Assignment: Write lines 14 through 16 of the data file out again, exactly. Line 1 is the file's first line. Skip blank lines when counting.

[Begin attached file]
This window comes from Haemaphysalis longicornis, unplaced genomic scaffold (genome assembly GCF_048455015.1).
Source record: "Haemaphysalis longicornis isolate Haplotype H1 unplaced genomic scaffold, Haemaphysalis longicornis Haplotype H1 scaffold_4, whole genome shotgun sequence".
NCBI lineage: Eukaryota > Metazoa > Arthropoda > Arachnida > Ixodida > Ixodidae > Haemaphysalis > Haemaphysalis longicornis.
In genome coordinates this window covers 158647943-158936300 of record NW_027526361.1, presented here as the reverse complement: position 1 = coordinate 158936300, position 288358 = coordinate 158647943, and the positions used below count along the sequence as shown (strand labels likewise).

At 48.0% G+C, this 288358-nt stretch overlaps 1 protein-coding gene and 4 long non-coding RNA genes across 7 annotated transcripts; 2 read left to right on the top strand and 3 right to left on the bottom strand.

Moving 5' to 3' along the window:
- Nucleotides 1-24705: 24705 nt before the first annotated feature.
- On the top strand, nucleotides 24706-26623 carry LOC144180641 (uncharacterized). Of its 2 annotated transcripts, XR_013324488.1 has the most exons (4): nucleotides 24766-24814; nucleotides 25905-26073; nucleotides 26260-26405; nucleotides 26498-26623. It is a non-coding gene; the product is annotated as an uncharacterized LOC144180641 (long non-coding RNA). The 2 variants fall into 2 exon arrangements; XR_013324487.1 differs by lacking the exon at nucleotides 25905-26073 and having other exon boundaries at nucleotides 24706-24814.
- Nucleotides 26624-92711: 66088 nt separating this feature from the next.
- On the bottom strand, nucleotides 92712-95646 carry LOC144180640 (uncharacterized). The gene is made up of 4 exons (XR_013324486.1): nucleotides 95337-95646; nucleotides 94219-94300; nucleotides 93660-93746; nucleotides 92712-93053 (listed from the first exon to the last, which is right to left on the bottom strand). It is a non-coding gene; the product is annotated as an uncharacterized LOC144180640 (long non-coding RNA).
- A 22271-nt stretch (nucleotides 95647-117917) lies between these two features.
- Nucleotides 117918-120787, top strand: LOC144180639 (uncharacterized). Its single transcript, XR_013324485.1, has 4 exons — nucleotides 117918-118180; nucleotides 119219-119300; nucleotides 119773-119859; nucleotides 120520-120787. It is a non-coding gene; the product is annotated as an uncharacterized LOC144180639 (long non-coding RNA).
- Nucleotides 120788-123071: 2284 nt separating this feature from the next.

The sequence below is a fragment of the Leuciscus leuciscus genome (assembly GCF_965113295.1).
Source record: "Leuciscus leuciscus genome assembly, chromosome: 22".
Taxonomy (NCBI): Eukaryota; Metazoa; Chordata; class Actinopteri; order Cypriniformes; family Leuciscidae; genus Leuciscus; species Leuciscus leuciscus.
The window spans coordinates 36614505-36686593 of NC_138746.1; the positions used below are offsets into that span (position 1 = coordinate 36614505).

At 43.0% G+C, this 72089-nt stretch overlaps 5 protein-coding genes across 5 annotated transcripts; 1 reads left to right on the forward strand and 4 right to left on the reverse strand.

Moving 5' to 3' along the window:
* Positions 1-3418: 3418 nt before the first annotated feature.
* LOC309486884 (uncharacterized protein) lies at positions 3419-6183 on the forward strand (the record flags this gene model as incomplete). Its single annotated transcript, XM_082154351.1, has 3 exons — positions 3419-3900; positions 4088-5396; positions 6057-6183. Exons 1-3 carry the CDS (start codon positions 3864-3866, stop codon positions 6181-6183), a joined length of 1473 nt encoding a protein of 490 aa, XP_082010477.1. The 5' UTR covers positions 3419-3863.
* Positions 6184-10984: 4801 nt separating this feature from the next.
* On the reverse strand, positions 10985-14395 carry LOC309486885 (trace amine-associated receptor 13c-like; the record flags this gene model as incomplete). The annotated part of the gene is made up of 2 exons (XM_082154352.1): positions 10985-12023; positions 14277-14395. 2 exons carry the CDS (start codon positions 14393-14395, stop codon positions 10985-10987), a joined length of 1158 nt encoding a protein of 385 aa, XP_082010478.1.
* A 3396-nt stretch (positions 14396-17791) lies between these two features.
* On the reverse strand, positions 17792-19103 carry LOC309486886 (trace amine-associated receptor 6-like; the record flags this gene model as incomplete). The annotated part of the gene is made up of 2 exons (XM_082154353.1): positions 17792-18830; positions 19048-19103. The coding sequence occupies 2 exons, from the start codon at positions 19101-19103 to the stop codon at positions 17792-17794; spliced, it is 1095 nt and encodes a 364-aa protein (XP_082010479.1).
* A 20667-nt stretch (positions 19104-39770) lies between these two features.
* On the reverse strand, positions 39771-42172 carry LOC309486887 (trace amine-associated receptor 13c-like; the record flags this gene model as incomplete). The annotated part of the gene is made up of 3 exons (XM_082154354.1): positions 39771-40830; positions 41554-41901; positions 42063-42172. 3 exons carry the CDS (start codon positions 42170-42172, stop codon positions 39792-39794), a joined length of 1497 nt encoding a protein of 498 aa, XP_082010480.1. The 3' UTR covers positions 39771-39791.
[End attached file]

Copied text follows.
The sequence below is a fragment of the Leuciscus leuciscus genome (assembly GCF_965113295.1).
Source record: "Leuciscus leuciscus genome assembly, chromosome: 22".
Taxonomy (NCBI): Eukaryota; Metazoa; Chordata; class Actinopteri; order Cypriniformes; family Leuciscidae; genus Leuciscus; species Leuciscus leuciscus.